Since 2005 far more stringent rules have been in force – and, by this new yardstick, Plumbing Pensions was deemed to be under-funded.
That meant the Section 75 debt law kicked in and under the rules anyone who “departed the scheme” found themselves liable for a share of the “shortfall”.
And because it was a “last man standing scheme”, those still in it had to pick up the liabilities of those who had already left – even though they had no connection with those businesses.
Some of the hardest hit are small traders who ran “unincorporated businesses” – people like Mr Menzies – who had no idea that simply by retiring they would trigger enormous financial liabilities.
For this group, without a change in the law, there’s a real chance they could lose the roof over their heads.
For other firms, there are some options available for delaying the payments – known as “easements” – but there are other costs.
George Young from Seamill in North Ayrshire, is unable to pass on his firm to his family.
“I’m 70 at the moment. I would like to retire and leave the business to my son – but I couldn’t do that because he would then inherit the debt,” Mr Young said.
The business has been left totally worthless so if I want to retire, we just have to fold up
In Arbroath, 51-year-old Bill Dorwood only discovered in 2016 that his family firm had triggered a liability in excess of £1m a decade earlier.
After spending £30,000 on legal advice, he has won a temporary reprieve but the option of selling up has gone.
“I can’t do anything with it. The only option I have is to run it into the ground in a reasonably orderly fashion when I plan to retire because it’s worthless,” he said.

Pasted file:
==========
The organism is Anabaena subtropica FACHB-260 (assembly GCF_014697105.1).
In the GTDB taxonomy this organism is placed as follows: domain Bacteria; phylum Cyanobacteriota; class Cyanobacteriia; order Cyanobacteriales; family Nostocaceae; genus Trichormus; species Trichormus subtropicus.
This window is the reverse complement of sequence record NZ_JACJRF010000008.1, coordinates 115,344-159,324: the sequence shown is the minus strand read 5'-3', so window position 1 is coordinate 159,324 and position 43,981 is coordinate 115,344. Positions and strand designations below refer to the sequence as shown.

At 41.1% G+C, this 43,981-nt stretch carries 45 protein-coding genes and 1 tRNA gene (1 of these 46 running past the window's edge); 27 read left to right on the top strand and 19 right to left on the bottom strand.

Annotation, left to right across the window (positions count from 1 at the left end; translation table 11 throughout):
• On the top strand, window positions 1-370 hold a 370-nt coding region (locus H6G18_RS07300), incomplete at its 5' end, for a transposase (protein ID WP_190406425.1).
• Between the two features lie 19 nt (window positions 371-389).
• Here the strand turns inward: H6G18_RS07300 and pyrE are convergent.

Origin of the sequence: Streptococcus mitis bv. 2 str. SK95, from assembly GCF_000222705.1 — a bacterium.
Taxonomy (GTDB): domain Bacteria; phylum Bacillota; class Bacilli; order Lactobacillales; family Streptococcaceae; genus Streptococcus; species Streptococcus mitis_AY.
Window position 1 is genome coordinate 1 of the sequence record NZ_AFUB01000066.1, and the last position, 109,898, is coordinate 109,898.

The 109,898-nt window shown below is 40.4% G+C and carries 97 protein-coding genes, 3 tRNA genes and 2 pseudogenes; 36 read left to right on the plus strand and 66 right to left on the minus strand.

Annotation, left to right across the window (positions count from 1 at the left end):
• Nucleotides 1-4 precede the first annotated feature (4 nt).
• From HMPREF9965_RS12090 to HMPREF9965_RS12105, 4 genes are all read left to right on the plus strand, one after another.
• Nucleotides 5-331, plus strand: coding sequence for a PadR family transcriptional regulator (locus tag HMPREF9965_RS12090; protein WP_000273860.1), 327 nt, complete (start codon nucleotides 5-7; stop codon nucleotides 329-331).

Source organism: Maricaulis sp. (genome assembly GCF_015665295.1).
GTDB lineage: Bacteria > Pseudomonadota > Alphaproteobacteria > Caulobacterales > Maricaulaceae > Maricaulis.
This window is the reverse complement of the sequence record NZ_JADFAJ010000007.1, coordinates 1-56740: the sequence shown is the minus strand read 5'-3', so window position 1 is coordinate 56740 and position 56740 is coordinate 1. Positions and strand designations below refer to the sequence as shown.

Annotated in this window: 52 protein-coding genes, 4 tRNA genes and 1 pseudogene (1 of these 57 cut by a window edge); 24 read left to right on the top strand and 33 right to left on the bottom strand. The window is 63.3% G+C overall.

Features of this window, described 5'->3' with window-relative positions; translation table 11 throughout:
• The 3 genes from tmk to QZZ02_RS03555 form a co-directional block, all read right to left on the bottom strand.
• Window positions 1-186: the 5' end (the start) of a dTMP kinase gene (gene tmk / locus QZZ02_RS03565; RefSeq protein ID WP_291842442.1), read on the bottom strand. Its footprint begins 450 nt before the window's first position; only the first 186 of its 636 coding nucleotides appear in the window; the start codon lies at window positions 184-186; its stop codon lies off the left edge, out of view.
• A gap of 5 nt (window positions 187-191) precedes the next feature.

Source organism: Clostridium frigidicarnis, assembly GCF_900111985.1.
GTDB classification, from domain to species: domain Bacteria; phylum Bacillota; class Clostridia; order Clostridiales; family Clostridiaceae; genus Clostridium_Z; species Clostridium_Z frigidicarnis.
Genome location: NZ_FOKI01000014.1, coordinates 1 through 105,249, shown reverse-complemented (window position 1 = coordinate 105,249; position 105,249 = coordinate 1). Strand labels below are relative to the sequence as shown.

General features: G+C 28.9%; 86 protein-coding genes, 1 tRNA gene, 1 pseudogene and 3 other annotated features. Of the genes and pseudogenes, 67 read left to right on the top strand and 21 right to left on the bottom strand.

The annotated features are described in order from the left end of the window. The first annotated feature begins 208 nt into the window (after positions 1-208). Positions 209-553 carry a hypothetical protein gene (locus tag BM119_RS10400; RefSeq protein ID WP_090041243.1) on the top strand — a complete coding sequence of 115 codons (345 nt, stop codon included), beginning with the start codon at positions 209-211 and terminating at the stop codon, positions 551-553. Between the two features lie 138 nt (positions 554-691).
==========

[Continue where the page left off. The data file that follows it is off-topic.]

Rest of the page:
“It’s a complete liability. There is no-one who would entertain buying what is and has always been a good, profitable local business.”
Fraser Lawrence, who runs a small plumbing business in Perthshire, is another small businessman caught in the trap.
“The business has been left totally worthless, so if I want to retire, we just have to fold up,” he said.
“No-one is going to buy the business because they wouldn’t want to take on the debt.”
For some employers another worry is that if they die (and some are now quite elderly) the liability remains – and a claim could be made on their estate.
Why didn’t they tell us sooner?
The irony in all of this is that Plumbing Pensions is not short of assets. According to recent valuations, there’s more than enough money in the fund to cover all its liabilities on an ongoing basis. In short, it doesn’t need the money.
The “shortfall” is a hypothetical one – only existing because the Section 75 rule uses a particularly expensive method of calculating the costs should the scheme ever decide to wind up.
The chief executive of Plumbing Pensions, Kate Yates, said these were unfair “unintended consequences” of a well-meaning change in the law.